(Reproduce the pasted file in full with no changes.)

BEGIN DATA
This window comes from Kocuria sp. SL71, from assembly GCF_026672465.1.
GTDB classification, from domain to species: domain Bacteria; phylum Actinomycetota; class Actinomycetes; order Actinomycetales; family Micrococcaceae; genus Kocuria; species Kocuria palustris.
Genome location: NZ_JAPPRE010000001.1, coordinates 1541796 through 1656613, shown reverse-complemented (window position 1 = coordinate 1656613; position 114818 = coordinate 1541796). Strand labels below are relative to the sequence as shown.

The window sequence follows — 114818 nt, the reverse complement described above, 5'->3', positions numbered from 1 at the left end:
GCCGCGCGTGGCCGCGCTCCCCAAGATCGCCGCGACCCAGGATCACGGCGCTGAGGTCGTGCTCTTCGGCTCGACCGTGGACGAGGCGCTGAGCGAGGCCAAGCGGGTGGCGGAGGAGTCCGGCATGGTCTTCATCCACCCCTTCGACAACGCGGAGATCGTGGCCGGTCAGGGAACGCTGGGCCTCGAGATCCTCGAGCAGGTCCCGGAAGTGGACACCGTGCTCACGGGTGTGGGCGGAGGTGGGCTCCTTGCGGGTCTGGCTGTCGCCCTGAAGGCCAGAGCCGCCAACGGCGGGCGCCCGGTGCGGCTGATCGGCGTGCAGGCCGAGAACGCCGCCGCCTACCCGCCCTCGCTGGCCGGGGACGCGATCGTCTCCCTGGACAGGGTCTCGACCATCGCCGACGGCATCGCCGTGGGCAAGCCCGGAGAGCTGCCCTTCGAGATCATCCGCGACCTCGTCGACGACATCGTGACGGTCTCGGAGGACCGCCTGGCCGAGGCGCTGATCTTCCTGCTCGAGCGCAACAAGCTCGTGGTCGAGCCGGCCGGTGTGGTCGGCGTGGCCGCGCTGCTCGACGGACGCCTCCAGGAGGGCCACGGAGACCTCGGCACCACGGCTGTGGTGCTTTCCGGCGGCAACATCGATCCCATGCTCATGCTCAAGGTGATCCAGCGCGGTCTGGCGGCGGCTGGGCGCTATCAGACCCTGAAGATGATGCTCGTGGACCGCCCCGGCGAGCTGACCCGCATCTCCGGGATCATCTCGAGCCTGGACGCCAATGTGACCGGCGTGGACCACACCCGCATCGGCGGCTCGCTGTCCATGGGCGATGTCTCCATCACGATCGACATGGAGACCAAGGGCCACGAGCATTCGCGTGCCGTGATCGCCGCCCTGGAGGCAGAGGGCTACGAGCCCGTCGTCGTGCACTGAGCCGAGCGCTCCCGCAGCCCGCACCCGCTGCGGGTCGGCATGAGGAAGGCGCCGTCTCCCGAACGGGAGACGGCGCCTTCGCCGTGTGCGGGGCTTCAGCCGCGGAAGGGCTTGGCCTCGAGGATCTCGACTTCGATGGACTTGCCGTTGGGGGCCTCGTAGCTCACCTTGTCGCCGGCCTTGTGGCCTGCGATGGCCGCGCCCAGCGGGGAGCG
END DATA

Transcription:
This window comes from Kocuria sp. SL71, from assembly GCF_026672465.1.
GTDB classification, from domain to species: domain Bacteria; phylum Actinomycetota; class Actinomycetes; order Actinomycetales; family Micrococcaceae; genus Kocuria; species Kocuria palustris.
Genome location: NZ_JAPPRE010000001.1, coordinates 1541796 through 1656613, shown reverse-complemented (window position 1 = coordinate 1656613; position 114818 = coordinate 1541796). Strand labels below are relative to the sequence as shown.

The window sequence follows — 114818 nt, the reverse complement described above, 5'->3', positions numbered from 1 at the left end:
GCCGCGCGTGGCCGCGCTCCCCAAGATCGCCGCGACCCAGGATCACGGCGCTGAGGTCGTGCTCTTCGGCTCGACCGTGGACGAGGCGCTGAGCGAGGCCAAGCGGGTGGCGGAGGAGTCCGGCATGGTCTTCATCCACCCCTTCGACAACGCGGAGATCGTGGCCGGTCAGGGAACGCTGGGCCTCGAGATCCTCGAGCAGGTCCCGGAAGTGGACACCGTGCTCACGGGTGTGGGCGGAGGTGGGCTCCTTGCGGGTCTGGCTGTCGCCCTGAAGGCCAGAGCCGCCAACGGCGGGCGCCCGGTGCGGCTGATCGGCGTGCAGGCCGAGAACGCCGCCGCCTACCCGCCCTCGCTGGCCGGGGACGCGATCGTCTCCCTGGACAGGGTCTCGACCATCGCCGACGGCATCGCCGTGGGCAAGCCCGGAGAGCTGCCCTTCGAGATCATCCGCGACCTCGTCGACGACATCGTGACGGTCTCGGAGGACCGCCTGGCCGAGGCGCTGATCTTCCTGCTCGAGCGCAACAAGCTCGTGGTCGAGCCGGCCGGTGTGGTCGGCGTGGCCGCGCTGCTCGACGGACGCCTCCAGGAGGGCCACGGAGACCTCGGCACCACGGCTGTGGTGCTTTCCGGCGGCAACATCGATCCCATGCTCATGCTCAAGGTGATCCAGCGCGGTCTGGCGGCGGCTGGGCGCTATCAGACCCTGAAGATGATGCTCGTGGACCGCCCCGGCGAGCTGACCCGCATCTCCGGGATCATCTCGAGCCTGGACGCCAATGTGACCGGCGTGGACCACACCCGCATCGGCGGCTCGCTGTCCATGGGCGATGTCTCCATCACGATCGACATGGAGACCAAGGGCCACGAGCATTCGCGTGCCGTGATCGCCGCCCTGGAGGCAGAGGGCTACGAGCCCGTCGTCGTGCACTGAGCCGAGCGCTCCCGCAGCCCGCACCCGCTGCGGGTCGGCATGAGGAAGGCGCCGTCTCCCGAACGGGAGACGGCGCCTTCGCCGTGTGCGGGGCTTCAGCCGCGGAAGGGCTTGGCCTCGAGGATCTCGACTTCGATGGACTTGCCGTTGGGGGCCTCGTAGCTCACCTTGTCGCCGGCCTTGTGGCCTGCGATGGCCGCGCCCAGCGGGGAGCG